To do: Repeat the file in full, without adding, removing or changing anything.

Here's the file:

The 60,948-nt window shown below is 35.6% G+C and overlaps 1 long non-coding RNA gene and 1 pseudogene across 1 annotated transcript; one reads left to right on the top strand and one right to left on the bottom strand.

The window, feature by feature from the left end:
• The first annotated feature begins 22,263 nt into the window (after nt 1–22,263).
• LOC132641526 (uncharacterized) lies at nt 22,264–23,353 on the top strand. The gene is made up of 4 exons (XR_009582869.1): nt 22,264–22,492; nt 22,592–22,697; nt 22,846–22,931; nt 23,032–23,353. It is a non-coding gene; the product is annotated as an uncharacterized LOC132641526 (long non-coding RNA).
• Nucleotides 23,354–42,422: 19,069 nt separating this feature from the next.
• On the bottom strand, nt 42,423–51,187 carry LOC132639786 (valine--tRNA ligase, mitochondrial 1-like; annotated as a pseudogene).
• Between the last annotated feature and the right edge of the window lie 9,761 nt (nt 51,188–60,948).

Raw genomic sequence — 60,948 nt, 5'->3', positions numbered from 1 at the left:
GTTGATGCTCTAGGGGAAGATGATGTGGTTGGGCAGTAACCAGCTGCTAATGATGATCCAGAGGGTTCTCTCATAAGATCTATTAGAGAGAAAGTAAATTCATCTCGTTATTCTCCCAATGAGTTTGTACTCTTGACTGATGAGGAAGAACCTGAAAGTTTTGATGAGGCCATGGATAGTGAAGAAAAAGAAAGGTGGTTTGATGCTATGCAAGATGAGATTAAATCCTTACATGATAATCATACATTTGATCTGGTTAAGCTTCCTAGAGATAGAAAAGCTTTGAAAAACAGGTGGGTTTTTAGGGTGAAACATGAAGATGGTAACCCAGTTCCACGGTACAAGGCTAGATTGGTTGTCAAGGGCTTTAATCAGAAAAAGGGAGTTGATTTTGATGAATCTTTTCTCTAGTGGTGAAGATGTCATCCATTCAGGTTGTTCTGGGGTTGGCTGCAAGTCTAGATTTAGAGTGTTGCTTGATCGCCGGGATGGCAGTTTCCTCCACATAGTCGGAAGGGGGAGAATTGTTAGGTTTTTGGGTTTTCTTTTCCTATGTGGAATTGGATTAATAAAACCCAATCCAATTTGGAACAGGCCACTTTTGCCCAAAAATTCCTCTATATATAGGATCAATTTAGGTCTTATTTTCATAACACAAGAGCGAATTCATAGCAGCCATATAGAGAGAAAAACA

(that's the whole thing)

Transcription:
The 60,948-nt window shown below is 35.6% G+C and overlaps 1 long non-coding RNA gene and 1 pseudogene across 1 annotated transcript; one reads left to right on the top strand and one right to left on the bottom strand.

The window, feature by feature from the left end:
• The first annotated feature begins 22,263 nt into the window (after nt 1–22,263).
• LOC132641526 (uncharacterized) lies at nt 22,264–23,353 on the top strand. The gene is made up of 4 exons (XR_009582869.1): nt 22,264–22,492; nt 22,592–22,697; nt 22,846–22,931; nt 23,032–23,353. It is a non-coding gene; the product is annotated as an uncharacterized LOC132641526 (long non-coding RNA).
• Nucleotides 23,354–42,422: 19,069 nt separating this feature from the next.
• On the bottom strand, nt 42,423–51,187 carry LOC132639786 (valine--tRNA ligase, mitochondrial 1-like; annotated as a pseudogene).
• Between the last annotated feature and the right edge of the window lie 9,761 nt (nt 51,188–60,948).

Raw genomic sequence — 60,948 nt, 5'->3', positions numbered from 1 at the left:
GTTGATGCTCTAGGGGAAGATGATGTGGTTGGGCAGTAACCAGCTGCTAATGATGATCCAGAGGGTTCTCTCATAAGATCTATTAGAGAGAAAGTAAATTCATCTCGTTATTCTCCCAATGAGTTTGTACTCTTGACTGATGAGGAAGAACCTGAAAGTTTTGATGAGGCCATGGATAGTGAAGAAAAAGAAAGGTGGTTTGATGCTATGCAAGATGAGATTAAATCCTTACATGATAATCATACATTTGATCTGGTTAAGCTTCCTAGAGATAGAAAAGCTTTGAAAAACAGGTGGGTTTTTAGGGTGAAACATGAAGATGGTAACCCAGTTCCACGGTACAAGGCTAGATTGGTTGTCAAGGGCTTTAATCAGAAAAAGGGAGTTGATTTTGATGAATCTTTTCTCTAGTGGTGAAGATGTCATCCATTCAGGTTGTTCTGGGGTTGGCTGCAAGTCTAGATTTAGAGTGTTGCTTGATCGCCGGGATGGCAGTTTCCTCCACATAGTCGGAAGGGGGAGAATTGTTAGGTTTTTGGGTTTTCTTTTCCTATGTGGAATTGGATTAATAAAACCCAATCCAATTTGGAACAGGCCACTTTTGCCCAAAAATTCCTCTATATATAGGATCAATTTAGGTCTTATTTTCATAACACAAGAGCGAATTCATAGCAGCCATATAGAGAGAAAAACA